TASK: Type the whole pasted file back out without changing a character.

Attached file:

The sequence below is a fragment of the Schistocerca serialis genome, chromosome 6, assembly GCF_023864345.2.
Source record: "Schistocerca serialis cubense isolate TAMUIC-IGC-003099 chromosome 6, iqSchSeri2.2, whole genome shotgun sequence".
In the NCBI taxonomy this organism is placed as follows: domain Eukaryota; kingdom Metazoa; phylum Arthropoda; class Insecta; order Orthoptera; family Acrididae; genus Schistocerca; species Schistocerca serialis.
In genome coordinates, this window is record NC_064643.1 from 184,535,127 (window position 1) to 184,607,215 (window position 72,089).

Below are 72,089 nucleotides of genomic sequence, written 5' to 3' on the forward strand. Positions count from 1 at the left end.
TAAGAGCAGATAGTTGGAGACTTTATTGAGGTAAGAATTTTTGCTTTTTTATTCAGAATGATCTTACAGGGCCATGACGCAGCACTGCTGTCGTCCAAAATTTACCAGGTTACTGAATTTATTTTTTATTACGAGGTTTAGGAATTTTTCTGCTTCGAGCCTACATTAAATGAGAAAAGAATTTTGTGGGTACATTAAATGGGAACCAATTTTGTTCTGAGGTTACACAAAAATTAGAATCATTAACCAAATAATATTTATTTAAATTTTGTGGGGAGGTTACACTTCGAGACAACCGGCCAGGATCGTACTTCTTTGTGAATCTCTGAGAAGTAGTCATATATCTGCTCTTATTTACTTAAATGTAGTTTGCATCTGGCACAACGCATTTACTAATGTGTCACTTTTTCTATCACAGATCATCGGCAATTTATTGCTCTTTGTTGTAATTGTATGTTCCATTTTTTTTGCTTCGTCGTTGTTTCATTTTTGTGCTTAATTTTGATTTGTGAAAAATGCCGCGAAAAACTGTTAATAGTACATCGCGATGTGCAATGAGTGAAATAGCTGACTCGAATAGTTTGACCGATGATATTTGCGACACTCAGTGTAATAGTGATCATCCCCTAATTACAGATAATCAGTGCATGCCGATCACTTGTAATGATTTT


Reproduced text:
The sequence below is a fragment of the Schistocerca serialis genome, chromosome 6, assembly GCF_023864345.2.
Source record: "Schistocerca serialis cubense isolate TAMUIC-IGC-003099 chromosome 6, iqSchSeri2.2, whole genome shotgun sequence".
In the NCBI taxonomy this organism is placed as follows: domain Eukaryota; kingdom Metazoa; phylum Arthropoda; class Insecta; order Orthoptera; family Acrididae; genus Schistocerca; species Schistocerca serialis.
In genome coordinates, this window is record NC_064643.1 from 184,535,127 (window position 1) to 184,607,215 (window position 72,089).

Below are 72,089 nucleotides of genomic sequence, written 5' to 3' on the forward strand. Positions count from 1 at the left end.
TAAGAGCAGATAGTTGGAGACTTTATTGAGGTAAGAATTTTTGCTTTTTTATTCAGAATGATCTTACAGGGCCATGACGCAGCACTGCTGTCGTCCAAAATTTACCAGGTTACTGAATTTATTTTTTATTACGAGGTTTAGGAATTTTTCTGCTTCGAGCCTACATTAAATGAGAAAAGAATTTTGTGGGTACATTAAATGGGAACCAATTTTGTTCTGAGGTTACACAAAAATTAGAATCATTAACCAAATAATATTTATTTAAATTTTGTGGGGAGGTTACACTTCGAGACAACCGGCCAGGATCGTACTTCTTTGTGAATCTCTGAGAAGTAGTCATATATCTGCTCTTATTTACTTAAATGTAGTTTGCATCTGGCACAACGCATTTACTAATGTGTCACTTTTTCTATCACAGATCATCGGCAATTTATTGCTCTTTGTTGTAATTGTATGTTCCATTTTTTTTGCTTCGTCGTTGTTTCATTTTTGTGCTTAATTTTGATTTGTGAAAAATGCCGCGAAAAACTGTTAATAGTACATCGCGATGTGCAATGAGTGAAATAGCTGACTCGAATAGTTTGACCGATGATATTTGCGACACTCAGTGTAATAGTGATCATCCCCTAATTACAGATAATCAGTGCATGCCGATCACTTGTAATGATTTT